Ask other writers (or a writing coach) for tips on what to look for or resources that they’ve used to perfect their own self-editing.
When you want big-picture feedback...
It’s time. Your book needs to be read by somebody who isn’t you. Ideally, that person will tell you what they think, identify problems, and offer solutions. The only real question is, who are they? Well, there are two broad categories of person that you can find to read your novel:
Find alpha and beta readers*
These folks are lifesavers for any writer, but especially for those who may not have a lot of money or are waiting to save up for the cost of an editor. They’re often friends or family members, but this is also a standard function of writing groups both online and IRL. On the plus side, these readers are fairly easy to find and will most likely read your story for free (though you can find paid beta readers on sites like fiverr and upwork).
On the other hand, they may not have training or experience reading critically, may not be well-read in your genre, may require nagging or wrangling, may not be entirely honest in order to spare your feelings, and/or may not offer much in the way of practical or implementable solutions.
To make the most of your alphas/betas, do the following:
Understand the benefits and drawbacks of alpha/beta readers so you don’t have unrealistic expectations.
Use a standard list of questions so you can compare their answers (I like this list from writingcooperative.com).
Find readers who enjoy reading your genre.
Set a deadline–I give readers one week for every 30K words in the book, plus a week to write up their feedback.
Thank them for their time and effort! The classy thing to do is include them in the Acknowledgements section of your book, but a $5 gift card to their ebook store of choice would be a nice gesture too.
Hire a Developmental Editor
Every book should go through a developmental edit before being published or shopped to agents. Think of it like Quality Assurance. Your book is your product, and you want to make sure that your product is as good as it can be before you send it out into the world. Do you, the writer, know what that looks like? Do you know how to tell when your book is the best it can be? Do you know the craft of storytelling and how to apply it in a consistent and compelling way? Do you know what’s happening in the publishing world in your genre? Do you know what types of stories are selling? What types are being talked about? Do you know how to look at a story, diagnose its problems and provide step-by-step solutions? I sure didn’t, when I wrote my first book. And I still didn’t when I wrote my fifth. It wasn’t until I studied, trained, and practiced my capabilities as a developmental editor that I began to build these skills.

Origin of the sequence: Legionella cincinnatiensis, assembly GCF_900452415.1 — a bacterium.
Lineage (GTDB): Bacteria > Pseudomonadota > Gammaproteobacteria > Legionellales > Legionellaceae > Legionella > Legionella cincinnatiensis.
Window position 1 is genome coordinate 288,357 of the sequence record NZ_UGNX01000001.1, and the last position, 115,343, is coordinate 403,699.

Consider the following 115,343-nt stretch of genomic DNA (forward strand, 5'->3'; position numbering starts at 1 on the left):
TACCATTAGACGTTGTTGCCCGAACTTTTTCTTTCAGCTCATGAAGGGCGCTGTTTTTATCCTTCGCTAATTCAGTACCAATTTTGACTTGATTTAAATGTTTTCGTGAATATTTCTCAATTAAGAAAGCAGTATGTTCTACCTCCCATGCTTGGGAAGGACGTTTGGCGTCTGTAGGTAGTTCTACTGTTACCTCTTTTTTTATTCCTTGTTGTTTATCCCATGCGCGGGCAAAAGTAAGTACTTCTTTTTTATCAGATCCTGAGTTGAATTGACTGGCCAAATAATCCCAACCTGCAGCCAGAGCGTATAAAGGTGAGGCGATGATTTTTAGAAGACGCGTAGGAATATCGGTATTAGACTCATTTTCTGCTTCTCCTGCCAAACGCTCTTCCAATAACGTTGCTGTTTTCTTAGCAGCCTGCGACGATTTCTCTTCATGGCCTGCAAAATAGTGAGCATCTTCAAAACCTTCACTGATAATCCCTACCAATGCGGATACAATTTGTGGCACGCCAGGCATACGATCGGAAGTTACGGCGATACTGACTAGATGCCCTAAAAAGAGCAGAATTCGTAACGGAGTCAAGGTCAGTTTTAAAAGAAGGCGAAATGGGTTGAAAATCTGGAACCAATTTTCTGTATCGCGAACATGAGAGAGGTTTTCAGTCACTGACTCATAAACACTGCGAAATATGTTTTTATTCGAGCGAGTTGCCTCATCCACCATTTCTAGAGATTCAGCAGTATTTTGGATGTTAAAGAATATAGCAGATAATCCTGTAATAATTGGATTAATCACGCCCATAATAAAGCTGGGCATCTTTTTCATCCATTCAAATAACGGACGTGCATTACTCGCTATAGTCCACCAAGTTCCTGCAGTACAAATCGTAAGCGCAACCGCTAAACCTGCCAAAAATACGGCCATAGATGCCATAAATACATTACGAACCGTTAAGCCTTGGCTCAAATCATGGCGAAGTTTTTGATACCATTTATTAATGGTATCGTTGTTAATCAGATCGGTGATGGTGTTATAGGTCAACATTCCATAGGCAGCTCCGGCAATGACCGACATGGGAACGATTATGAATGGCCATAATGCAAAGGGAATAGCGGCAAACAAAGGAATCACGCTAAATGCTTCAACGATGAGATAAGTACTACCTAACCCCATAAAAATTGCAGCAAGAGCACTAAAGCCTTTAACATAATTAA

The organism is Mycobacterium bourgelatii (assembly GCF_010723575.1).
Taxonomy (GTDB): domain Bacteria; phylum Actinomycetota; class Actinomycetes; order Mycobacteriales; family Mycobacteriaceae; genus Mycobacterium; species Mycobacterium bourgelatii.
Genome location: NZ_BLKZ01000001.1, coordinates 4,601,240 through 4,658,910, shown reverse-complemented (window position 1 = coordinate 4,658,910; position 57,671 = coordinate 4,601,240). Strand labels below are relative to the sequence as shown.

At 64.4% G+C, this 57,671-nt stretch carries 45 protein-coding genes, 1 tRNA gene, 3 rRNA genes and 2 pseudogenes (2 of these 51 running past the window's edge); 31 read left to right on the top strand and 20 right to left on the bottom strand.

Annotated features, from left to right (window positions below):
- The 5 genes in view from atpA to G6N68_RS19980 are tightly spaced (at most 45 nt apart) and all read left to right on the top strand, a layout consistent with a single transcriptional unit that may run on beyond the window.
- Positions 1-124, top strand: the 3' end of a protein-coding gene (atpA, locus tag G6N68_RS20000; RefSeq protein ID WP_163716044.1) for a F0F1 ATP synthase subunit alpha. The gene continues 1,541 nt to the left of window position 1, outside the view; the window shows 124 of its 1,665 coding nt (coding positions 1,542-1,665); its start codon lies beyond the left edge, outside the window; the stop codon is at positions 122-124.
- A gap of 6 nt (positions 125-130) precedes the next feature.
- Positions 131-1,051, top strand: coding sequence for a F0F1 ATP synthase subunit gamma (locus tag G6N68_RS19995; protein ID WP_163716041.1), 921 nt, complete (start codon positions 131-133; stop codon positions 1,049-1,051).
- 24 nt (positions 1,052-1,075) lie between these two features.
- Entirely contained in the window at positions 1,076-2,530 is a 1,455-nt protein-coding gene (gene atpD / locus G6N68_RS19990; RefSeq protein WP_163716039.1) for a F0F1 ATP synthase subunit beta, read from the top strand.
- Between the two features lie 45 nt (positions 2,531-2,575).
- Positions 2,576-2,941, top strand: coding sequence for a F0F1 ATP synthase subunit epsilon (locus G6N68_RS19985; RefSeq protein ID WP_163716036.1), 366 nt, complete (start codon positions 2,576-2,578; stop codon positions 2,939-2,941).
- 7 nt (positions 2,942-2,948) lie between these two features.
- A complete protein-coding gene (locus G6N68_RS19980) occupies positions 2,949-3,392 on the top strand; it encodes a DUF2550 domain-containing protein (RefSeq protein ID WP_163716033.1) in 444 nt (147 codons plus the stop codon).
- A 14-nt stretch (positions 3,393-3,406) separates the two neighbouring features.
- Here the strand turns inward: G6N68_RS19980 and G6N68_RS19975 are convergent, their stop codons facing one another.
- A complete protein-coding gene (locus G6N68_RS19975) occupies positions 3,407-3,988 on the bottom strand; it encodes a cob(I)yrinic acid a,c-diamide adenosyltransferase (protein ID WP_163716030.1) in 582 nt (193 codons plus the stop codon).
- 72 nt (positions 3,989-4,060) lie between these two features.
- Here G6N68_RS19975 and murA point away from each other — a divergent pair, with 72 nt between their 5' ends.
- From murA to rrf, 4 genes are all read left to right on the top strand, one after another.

In short, developmental editors have the expertise to improve your book. And even better, they also have the skill to help you improve your book. Working with a developmental editor will make you a better writer, full stop.
But the downside is that these editors cost money–often quite a lot of it.
To make the most of your developmental editor, do the following:
Understand what a developmental editor does (story structure, character, worldbuilding, etc.) and what they don’t do (fix grammar, copy editing, etc.) to avoid unrealistic expectations.
Be specific about what you want to get out of the editing process.
Find an editor who specializes in your genre(s).
Read client testimonials!
Connect with your editor before hiring (via email or chat programs) and ask for a sample edit so you can get a feel for their style and approach.
Ask to negotiate on price (it doesn’t hurt to ask and maybe they’re offering discounts), but don’t get upset if they won’t (editors charge what they’re worth and you should respect that).
Be a good client: read the fine print/terms and conditions, pay promptly, sign the contract, communicate clearly, provide feedback, write a testimonial for their website, etc.
Keep a record of all communication, documents, invoices, payments, and contracts just in case.
And of course, if you’re interested in hiring a developmental editor, I hope you’ll consider Reforge.
Things to Remember When Asking for Writing Help
It’s okay to ask for help! Ask early and ask often.
Be specific about what you’re looking for, even if you can’t be specific about the issues in your writing.
The best help doesn’t just fix a problem, it helps you understand (and avoid) what created the problem in the first place.
Free help is great, but you get what you pay for.
The writing community loves to help! Get out there and join a writing group, a facebook group, a slack channel, a subreddit, or just hang out where other writers are writing.
*There are lots of differing takes on what distinguishes an alpha reader from a beta reader. I don’t distinguish, but if you do, great!